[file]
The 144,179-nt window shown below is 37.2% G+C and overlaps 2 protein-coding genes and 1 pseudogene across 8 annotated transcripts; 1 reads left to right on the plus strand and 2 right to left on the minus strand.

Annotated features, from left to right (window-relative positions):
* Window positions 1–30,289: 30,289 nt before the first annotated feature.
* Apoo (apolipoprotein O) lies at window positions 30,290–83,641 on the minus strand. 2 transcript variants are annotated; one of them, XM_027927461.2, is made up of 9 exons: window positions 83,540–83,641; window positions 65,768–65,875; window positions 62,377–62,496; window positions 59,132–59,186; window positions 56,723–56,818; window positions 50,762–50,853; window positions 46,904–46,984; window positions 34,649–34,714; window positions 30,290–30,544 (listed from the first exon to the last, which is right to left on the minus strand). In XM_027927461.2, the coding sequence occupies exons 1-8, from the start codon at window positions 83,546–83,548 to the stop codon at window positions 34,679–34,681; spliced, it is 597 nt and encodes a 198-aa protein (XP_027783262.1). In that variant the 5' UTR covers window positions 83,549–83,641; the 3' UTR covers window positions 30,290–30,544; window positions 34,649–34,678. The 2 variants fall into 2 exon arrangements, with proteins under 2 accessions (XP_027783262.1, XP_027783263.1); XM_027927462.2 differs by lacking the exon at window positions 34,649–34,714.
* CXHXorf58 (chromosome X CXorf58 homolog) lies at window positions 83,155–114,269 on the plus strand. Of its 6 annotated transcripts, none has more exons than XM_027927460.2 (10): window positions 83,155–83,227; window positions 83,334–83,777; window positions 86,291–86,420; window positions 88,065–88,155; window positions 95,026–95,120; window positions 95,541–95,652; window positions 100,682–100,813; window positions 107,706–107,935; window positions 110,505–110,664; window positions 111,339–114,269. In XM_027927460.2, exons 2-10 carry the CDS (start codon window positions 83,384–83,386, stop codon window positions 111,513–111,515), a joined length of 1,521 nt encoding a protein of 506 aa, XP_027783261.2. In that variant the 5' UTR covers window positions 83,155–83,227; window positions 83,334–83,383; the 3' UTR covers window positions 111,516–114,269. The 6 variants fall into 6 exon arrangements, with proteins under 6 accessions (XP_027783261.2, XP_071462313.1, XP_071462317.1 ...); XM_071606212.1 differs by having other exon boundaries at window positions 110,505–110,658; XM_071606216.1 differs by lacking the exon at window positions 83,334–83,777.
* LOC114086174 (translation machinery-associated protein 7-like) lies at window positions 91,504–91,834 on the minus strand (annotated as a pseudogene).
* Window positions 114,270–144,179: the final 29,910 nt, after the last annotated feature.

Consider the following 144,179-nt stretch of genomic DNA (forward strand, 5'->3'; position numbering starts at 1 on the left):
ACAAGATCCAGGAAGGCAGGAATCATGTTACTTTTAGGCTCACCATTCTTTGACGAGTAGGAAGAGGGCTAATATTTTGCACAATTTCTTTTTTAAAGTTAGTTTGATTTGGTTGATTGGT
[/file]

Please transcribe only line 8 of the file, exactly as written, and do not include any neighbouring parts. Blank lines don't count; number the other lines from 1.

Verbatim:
Consider the following 144,179-nt stretch of genomic DNA (forward strand, 5'->3'; position numbering starts at 1 on the left):